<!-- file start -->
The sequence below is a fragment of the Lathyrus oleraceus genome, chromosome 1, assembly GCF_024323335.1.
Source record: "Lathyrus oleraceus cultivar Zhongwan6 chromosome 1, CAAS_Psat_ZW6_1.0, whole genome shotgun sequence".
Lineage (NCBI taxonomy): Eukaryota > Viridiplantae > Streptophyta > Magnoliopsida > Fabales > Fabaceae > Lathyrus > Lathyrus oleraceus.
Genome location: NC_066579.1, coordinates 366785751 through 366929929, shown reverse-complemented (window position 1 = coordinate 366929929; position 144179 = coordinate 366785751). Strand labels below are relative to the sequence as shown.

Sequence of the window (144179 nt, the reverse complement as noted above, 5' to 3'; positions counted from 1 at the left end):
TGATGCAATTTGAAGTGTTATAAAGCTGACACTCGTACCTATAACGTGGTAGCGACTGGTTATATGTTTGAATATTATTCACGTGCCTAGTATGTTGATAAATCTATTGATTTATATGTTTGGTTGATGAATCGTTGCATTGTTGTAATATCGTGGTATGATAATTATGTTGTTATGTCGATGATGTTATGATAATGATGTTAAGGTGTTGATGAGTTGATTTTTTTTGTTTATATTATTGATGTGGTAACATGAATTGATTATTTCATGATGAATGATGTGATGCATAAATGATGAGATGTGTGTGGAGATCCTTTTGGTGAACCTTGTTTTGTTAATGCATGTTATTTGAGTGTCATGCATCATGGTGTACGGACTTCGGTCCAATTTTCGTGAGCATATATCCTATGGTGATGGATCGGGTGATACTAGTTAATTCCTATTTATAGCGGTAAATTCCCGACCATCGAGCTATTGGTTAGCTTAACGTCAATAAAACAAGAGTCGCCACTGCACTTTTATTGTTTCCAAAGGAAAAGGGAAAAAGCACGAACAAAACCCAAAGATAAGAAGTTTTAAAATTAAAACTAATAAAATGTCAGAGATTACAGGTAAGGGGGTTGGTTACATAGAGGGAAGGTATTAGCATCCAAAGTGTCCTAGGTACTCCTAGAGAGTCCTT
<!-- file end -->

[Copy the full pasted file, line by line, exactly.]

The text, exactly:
The sequence below is a fragment of the Lathyrus oleraceus genome, chromosome 1, assembly GCF_024323335.1.
Source record: "Lathyrus oleraceus cultivar Zhongwan6 chromosome 1, CAAS_Psat_ZW6_1.0, whole genome shotgun sequence".
Lineage (NCBI taxonomy): Eukaryota > Viridiplantae > Streptophyta > Magnoliopsida > Fabales > Fabaceae > Lathyrus > Lathyrus oleraceus.
Genome location: NC_066579.1, coordinates 366785751 through 366929929, shown reverse-complemented (window position 1 = coordinate 366929929; position 144179 = coordinate 366785751). Strand labels below are relative to the sequence as shown.

Sequence of the window (144179 nt, the reverse complement as noted above, 5' to 3'; positions counted from 1 at the left end):
TGATGCAATTTGAAGTGTTATAAAGCTGACACTCGTACCTATAACGTGGTAGCGACTGGTTATATGTTTGAATATTATTCACGTGCCTAGTATGTTGATAAATCTATTGATTTATATGTTTGGTTGATGAATCGTTGCATTGTTGTAATATCGTGGTATGATAATTATGTTGTTATGTCGATGATGTTATGATAATGATGTTAAGGTGTTGATGAGTTGATTTTTTTTGTTTATATTATTGATGTGGTAACATGAATTGATTATTTCATGATGAATGATGTGATGCATAAATGATGAGATGTGTGTGGAGATCCTTTTGGTGAACCTTGTTTTGTTAATGCATGTTATTTGAGTGTCATGCATCATGGTGTACGGACTTCGGTCCAATTTTCGTGAGCATATATCCTATGGTGATGGATCGGGTGATACTAGTTAATTCCTATTTATAGCGGTAAATTCCCGACCATCGAGCTATTGGTTAGCTTAACGTCAATAAAACAAGAGTCGCCACTGCACTTTTATTGTTTCCAAAGGAAAAGGGAAAAAGCACGAACAAAACCCAAAGATAAGAAGTTTTAAAATTAAAACTAATAAAATGTCAGAGATTACAGGTAAGGGGGTTGGTTACATAGAGGGAAGGTATTAGCATCCAAAGTGTCCTAGGTACTCCTAGAGAGTCCTT